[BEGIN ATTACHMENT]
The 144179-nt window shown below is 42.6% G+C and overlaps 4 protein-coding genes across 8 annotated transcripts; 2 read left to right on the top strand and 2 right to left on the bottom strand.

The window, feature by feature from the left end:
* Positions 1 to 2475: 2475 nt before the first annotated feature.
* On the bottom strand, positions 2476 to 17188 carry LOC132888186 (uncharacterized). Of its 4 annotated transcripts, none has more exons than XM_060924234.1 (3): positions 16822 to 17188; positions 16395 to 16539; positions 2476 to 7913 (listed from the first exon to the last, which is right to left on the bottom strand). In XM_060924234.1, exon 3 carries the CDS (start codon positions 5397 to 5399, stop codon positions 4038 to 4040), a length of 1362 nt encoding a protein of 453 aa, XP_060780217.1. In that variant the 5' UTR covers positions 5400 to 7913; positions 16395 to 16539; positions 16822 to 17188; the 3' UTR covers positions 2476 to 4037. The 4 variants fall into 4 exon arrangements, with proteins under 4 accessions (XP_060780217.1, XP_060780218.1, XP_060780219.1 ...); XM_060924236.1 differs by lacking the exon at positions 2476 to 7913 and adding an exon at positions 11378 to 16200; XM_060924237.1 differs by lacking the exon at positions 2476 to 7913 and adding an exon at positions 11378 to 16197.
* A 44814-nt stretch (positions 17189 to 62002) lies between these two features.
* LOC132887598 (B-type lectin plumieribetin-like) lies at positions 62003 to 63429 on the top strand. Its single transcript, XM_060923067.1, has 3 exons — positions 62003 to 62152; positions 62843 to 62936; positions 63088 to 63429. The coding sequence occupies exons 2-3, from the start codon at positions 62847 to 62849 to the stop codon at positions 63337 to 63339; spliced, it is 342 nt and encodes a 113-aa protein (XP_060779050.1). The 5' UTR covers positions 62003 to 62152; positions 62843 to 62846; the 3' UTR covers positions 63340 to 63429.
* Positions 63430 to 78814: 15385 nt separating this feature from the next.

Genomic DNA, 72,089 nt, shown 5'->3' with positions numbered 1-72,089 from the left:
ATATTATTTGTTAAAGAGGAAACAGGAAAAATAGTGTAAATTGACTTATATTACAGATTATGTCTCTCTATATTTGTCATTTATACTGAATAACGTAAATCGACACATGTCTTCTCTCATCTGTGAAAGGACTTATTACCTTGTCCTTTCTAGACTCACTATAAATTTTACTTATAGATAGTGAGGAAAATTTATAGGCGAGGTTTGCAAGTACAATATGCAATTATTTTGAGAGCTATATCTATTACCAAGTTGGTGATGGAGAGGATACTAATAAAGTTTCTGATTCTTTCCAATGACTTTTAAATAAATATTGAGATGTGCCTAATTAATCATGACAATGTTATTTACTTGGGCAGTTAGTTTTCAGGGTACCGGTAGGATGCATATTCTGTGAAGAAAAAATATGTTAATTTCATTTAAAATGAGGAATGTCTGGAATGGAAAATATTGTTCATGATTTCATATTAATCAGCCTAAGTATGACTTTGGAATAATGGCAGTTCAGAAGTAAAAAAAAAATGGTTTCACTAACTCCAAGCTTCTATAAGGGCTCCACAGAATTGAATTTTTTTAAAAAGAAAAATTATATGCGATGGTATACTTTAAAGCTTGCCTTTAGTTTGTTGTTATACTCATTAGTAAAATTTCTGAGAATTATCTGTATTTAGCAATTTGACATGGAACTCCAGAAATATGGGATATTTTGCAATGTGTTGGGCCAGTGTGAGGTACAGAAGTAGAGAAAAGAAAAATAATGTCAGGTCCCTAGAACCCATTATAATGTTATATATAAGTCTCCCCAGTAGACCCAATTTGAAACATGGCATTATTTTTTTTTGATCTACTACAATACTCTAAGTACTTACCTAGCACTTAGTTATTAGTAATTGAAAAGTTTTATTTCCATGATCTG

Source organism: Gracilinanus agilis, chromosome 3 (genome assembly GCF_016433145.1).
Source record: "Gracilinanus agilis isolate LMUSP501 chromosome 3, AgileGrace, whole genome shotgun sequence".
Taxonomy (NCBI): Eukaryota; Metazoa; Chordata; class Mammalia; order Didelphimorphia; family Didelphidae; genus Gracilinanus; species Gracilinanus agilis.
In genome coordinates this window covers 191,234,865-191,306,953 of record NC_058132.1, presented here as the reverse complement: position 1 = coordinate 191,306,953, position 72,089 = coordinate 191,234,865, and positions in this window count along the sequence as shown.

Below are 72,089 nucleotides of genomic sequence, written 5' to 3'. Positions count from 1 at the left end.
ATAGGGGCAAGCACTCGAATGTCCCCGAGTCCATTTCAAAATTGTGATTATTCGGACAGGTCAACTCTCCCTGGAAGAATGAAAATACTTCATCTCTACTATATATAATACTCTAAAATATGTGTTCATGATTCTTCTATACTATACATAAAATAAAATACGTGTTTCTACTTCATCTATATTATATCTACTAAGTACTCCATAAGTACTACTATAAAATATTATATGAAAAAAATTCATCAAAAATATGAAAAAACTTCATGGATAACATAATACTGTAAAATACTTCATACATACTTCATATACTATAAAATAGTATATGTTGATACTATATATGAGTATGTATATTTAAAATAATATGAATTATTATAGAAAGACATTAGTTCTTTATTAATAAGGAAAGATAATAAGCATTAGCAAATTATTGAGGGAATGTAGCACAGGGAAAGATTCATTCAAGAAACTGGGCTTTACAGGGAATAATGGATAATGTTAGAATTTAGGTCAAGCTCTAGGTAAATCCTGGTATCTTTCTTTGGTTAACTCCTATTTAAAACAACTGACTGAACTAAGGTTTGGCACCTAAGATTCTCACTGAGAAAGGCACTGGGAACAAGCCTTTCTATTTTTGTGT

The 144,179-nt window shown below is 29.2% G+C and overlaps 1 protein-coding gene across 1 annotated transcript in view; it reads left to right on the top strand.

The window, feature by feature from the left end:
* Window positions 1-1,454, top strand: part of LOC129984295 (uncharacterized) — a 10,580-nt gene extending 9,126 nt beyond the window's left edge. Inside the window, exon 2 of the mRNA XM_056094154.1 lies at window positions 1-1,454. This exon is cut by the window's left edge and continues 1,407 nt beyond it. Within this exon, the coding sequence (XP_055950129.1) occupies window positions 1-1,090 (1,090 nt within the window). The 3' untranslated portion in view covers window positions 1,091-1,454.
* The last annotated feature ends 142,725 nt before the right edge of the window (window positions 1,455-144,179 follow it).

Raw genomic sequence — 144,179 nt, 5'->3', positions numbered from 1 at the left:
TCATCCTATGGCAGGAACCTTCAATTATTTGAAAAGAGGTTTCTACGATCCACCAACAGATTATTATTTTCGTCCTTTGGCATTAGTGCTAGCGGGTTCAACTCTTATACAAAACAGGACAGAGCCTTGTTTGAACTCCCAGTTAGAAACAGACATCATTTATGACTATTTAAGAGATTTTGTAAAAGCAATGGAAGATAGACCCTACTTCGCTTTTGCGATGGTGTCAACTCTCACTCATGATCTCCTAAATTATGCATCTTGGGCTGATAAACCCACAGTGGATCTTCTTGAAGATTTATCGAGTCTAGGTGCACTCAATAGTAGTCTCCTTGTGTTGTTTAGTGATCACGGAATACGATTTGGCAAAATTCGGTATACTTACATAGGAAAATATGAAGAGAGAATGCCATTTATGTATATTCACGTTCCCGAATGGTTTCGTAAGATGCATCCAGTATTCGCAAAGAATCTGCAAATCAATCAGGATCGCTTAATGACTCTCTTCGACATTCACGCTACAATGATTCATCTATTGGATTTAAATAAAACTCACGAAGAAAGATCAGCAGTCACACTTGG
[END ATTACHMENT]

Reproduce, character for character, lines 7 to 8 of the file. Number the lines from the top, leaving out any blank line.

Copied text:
* Positions 63430 to 78814: 15385 nt separating this feature from the next.

Genomic DNA, 72,089 nt, shown 5'->3' with positions numbered 1-72,089 from the left: